Target Field is the new home of the Minnesota Twins, and Minnesotans have been buzzing about it since opening day on April 12, 2010. The journey to get the new stadium was a 10 year battle in the Minnesota legislature. There were protests and rallies, calls for action and shouts for no action. But in 2006 the stadium legislation was signed into law, and a new era for Minnesota baseball began.
Every stadium battle is probably uniquely personal for any city that goes through the process. For Minnesotans, it was about playing baseball outdoors, among other things. The Twins moved into the Metrodome in 1982, which they shared with the Minnesota Vikings. It made sense to play baseball indoors considering the cool spring weather and chilly fall nights. But playing in a football stadium was like playing in a big enclosed can and watching ants run around on the dirt.
So the Minnesota Twins have a new stadium, and getting a ticket to a game is a feat in and of itself. But once you’re inside, you understand why ESPN Magazine named the Minnesota Twins the number one fan experience among all major league teams.
I arranged to tour Target Field one rainy evening right after the Twins clinched the American League Central Division. The group I was with thought it was very special to get such a behind the scenes glimpse at the stadium, but the reality is, anyone can do it. Target Field offers tours May through September to the general public for $15 on non-game days, and offers private corporate tours as well. It’s well worth the price to see the private clubs and lounges, sit in the dugout and walk on the field. What I discovered was how universal the love of baseball is for people all over the country. My tour group included people from Arizona, Tampa and New York. And mark my words, the New York Yankees fans were the most impressed out of the entire bunch.
A few facts about Target Field
- Target Field’s footprint is only 8.5 acres large – the smallest in Major League Baseball – but it covers a total of 10.5-acres when looked at from above because portions of it extend over surrounding roadways.
- Target Field is the first baseball only park for the Twins. Prior to Target Field, the Twins had shared the same sports venue with the Minnesota Vikings (The Metrodome and Metropolitan Stadium).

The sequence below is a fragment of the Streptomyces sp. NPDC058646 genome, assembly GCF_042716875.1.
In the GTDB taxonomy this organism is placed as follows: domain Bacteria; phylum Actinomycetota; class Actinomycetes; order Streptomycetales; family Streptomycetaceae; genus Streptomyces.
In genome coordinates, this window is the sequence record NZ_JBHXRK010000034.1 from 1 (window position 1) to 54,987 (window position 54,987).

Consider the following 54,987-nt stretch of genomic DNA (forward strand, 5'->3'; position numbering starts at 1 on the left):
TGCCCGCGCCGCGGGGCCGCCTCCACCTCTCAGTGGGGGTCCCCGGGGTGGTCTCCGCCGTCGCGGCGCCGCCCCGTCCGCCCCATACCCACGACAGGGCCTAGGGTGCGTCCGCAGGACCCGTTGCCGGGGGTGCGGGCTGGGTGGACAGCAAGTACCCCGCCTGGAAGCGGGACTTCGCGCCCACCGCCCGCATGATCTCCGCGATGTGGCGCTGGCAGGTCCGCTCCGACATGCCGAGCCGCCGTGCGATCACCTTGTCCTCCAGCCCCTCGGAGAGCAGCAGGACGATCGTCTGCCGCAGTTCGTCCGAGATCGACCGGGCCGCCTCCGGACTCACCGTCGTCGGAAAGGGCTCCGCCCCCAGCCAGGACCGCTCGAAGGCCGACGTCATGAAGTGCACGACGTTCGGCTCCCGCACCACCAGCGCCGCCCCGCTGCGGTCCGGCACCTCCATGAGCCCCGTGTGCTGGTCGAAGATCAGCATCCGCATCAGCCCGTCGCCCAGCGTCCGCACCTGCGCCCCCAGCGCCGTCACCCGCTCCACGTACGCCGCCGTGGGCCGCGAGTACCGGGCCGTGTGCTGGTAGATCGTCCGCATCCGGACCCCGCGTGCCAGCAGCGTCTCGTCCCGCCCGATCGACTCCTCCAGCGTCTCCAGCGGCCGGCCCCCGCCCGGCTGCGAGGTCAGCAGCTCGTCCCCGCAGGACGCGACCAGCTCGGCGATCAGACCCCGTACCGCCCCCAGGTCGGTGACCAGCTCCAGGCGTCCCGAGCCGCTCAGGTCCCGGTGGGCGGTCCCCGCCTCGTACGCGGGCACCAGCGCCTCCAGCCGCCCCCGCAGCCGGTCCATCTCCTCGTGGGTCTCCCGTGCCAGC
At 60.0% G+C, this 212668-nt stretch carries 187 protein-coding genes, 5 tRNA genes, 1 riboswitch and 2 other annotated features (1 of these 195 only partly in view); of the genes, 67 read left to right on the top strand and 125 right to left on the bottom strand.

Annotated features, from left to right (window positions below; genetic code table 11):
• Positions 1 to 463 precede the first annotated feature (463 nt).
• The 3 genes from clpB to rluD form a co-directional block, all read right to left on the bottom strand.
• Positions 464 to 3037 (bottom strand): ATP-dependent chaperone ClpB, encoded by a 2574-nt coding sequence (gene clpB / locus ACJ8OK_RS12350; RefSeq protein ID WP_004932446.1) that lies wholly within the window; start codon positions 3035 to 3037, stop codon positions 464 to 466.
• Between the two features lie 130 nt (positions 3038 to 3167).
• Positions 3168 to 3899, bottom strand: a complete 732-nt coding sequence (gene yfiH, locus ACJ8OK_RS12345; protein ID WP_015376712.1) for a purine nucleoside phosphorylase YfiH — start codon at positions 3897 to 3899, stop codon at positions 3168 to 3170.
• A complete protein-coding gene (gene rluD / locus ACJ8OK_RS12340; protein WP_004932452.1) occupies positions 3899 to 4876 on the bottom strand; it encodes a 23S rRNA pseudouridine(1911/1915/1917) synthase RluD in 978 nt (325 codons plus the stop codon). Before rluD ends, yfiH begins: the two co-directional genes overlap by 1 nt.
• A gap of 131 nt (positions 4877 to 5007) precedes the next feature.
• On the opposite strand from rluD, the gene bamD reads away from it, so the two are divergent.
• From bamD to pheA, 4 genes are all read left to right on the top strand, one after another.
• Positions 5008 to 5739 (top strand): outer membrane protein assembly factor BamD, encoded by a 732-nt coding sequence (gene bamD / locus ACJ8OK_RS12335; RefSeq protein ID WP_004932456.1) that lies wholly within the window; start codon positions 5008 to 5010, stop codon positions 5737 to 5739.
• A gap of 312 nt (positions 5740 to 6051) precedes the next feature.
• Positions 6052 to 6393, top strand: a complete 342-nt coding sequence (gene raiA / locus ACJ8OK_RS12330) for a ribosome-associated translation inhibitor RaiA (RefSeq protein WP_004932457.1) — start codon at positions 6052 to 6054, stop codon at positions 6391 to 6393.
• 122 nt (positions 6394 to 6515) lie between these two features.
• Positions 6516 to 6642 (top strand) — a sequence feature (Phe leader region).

- The main scoreboard is the fourth largest in the majors. It measures 57 feet tall by 101 feet wide.
- The turf is heated to about 40 degrees in the winter to keep it in tip top shape for the next season.
- Target Field’s facade is built with more than 100,000 square feet of limestone from southwest Minnesota.
- There are 54 luxury suites that range in price from $90,000-$200,000 per year.
- Target Field features one of the closest seating bowls to the playing field in all of Major League Baseball. It has approximately 18,500 infield seats.
- The upper deck is partially protected by a large canopy and has heated concourses, restrooms, concessions and restaurants to help fans deal with bad weather.
- The U.S. Green Building Council awarded Target Field LEED Silver Certification, only the second MLB ballpark that has attained this standard by April 2010. (Nationals Park in Washington, D.C is the other LEED certified ballpark)
- For 2010, the team sold a record 24,000 season tickets. The old record was more than 11,000 in 2009.
- The Legend’s Club includes padded seats along with access to private, climate controlled lounge areas featuring full-service bars, large screen TVs, fireplaces and upscale food options.
- Target Field has approximately 20,000 fewer upper deck seats than the Metrodome.
- There are 401 women’s and 266 men’s restroom fixtures at Target Field. In comparison, the Metrodome has 256 women’s and 192 men’s fixtures.
Kirby Puckett’s final contract with the Minnesota Twins
Winning World Series baseball
Babe Ruth inside the Metropolitan Club
1991 World Series Trophy
For pictures taken during a daytime game, visit All Down the Line.